Treasury on trial?
The recent allegations of bullying levelled at large MNCs by Jeremy Corbyn, leader of Britain’s main opposition party, have reminded boards that treasury is not all payment protocols and SWIFT message codes. Treasury activities carry significant reputational risk and seemingly arcane decisions on tax or supply chain finance, can damage brands and alienate customers. The row also shows how important it is that treasury technicalities are understood far beyond the audit committee.
On 11 April, Corbyn accused large companies of “managing their cash by borrowing – interest free – from their suppliers.” He named and shamed large firms including E.On, Capita, BT Group, Vodafone, National Grid and Marks & Spencer; which he says contribute to withholding more than £26 billion from suppliers through late payment, driving 50,000 out of business ever year. “Some of the biggest names in business are holding cash piles that don’t actually belong to them. It’s a national scandal. And it’s stopping businesses from growing and causing thousands to go bust every year. It kills jobs and holds back economic growth.”
The figure of £26 billion is based on data from BACS Payment Schemes, and that of 50,000 businesses driven under is from a November 2016 report by the Federation for Small Businesses which includes the claim that “instances of supply chain bullying are rife across the UK’s payment culture.”
The most controversial claims, which put a number on the days past due that big firms pay, comes from figures derived from three sources: an Experian report that, according to them, aimed to give “small businesses an idea of how late some companies can be with payments” and not “the company’s overall track record on the payment of suppliers.”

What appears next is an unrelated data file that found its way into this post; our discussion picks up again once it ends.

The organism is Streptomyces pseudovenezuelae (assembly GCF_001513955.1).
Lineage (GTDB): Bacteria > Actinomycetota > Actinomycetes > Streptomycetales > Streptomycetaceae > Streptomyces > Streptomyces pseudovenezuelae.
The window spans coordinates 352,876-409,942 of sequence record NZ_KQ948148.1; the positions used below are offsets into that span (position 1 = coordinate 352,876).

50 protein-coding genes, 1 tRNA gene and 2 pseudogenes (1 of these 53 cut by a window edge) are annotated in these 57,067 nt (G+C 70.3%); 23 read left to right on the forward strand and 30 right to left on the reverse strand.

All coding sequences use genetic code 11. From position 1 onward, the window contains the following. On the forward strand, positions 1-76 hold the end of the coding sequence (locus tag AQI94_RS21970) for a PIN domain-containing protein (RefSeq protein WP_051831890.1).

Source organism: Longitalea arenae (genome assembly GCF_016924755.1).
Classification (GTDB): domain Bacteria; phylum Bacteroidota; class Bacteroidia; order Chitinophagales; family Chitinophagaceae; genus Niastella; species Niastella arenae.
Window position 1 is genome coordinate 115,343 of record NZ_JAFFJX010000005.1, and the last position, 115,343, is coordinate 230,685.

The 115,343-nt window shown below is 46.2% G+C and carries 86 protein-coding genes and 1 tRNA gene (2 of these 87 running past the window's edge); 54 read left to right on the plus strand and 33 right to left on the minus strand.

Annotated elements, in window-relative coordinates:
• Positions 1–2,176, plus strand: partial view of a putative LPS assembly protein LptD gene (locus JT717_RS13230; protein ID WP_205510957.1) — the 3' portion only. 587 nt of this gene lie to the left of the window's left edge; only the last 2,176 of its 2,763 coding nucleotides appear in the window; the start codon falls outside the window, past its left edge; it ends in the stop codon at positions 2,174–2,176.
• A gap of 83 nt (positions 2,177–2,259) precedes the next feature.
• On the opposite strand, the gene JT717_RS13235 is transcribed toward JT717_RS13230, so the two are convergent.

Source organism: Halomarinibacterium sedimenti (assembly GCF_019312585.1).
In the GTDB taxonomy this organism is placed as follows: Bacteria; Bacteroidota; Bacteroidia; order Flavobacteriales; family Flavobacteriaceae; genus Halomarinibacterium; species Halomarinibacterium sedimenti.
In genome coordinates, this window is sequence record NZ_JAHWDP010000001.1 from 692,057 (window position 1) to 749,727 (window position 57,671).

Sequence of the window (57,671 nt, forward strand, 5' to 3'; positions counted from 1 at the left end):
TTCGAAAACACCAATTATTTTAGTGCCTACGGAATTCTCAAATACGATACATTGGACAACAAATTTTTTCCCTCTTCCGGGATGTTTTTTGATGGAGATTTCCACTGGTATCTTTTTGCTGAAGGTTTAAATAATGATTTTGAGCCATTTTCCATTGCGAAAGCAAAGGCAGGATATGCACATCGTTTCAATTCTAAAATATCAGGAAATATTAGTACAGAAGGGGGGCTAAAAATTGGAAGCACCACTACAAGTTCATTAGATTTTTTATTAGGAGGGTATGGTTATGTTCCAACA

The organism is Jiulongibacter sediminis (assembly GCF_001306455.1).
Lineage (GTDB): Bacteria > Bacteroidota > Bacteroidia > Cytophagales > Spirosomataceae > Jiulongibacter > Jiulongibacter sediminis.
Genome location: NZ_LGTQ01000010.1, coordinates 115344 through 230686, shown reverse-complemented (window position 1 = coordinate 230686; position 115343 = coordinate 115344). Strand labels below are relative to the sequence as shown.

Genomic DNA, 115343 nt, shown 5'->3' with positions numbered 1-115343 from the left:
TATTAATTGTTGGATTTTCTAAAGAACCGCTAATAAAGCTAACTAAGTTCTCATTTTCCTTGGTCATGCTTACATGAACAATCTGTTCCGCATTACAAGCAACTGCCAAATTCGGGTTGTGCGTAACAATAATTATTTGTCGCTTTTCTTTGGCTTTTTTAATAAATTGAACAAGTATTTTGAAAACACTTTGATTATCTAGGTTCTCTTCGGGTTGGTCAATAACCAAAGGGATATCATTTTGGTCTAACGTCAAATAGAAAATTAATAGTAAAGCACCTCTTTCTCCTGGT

The companies have quibbled with the data Corbyn used from Experian, arguing that it did not represent their actual payment terms. Most have also said that they have or will sign up to prompt payment code, a voluntary agreement aimed at ensuring big firms pay their suppliers in reasonable time. And, like all big companies, they will be publishing performance data on payment to suppliers from next year.
However, conspicuous by its absence from their response is any acknowledgment at all that yes, companies have dedicated treasury departments for which supply chain finance efficiency is a core goal. Using the supply chain as a bank, while running large cash piles and having access to ultra-cheap funding in the capital markets, is a reasonable description of the overall position of many large MNCs. Apple’s DPOs have hit 98 in the last year, Dell’s 114, HP’s 96.
Equally absent is any attempt to explain how newer supply chain financing technology, such as that developed by Orbian, Prime Revenue, C2FO, Taulia, and Ariba as well as new operations launched by traditional financial service firms such as Citi Group, HSBC, BNP Paribas, and Deutsche Bank; can extend DPOs while giving suppliers earlier payments, subject to a discount tied to the cost of capital of the buyer. Given current conditions in the funding markets, suppliers can accept discounts in the handfuls of dollars for guaranteed payments within 15 days while at the same time buyers can have extended their DSOs to 120 days. As FinTech platforms mature, aggregating an ever-increasing number of suppliers of capital, simple transaction will extract billions in value from supply chains without any of the exploitation that Corbyn perceives and without any need for the crude extension of DPOs through deliberate late payment.
Bankers and treasurers have done a poor job of rebutting the narrative set by the media. They need to do a better job of explaining how late payment data may not reflect real late payments. And suppliers need to stop complaining and push themselves and their buyers towards the solutions to the problem. This is one area in which FinTech is not simply the creation of a cherry-picking middleman. It’s extracting real value that could not be accessed before.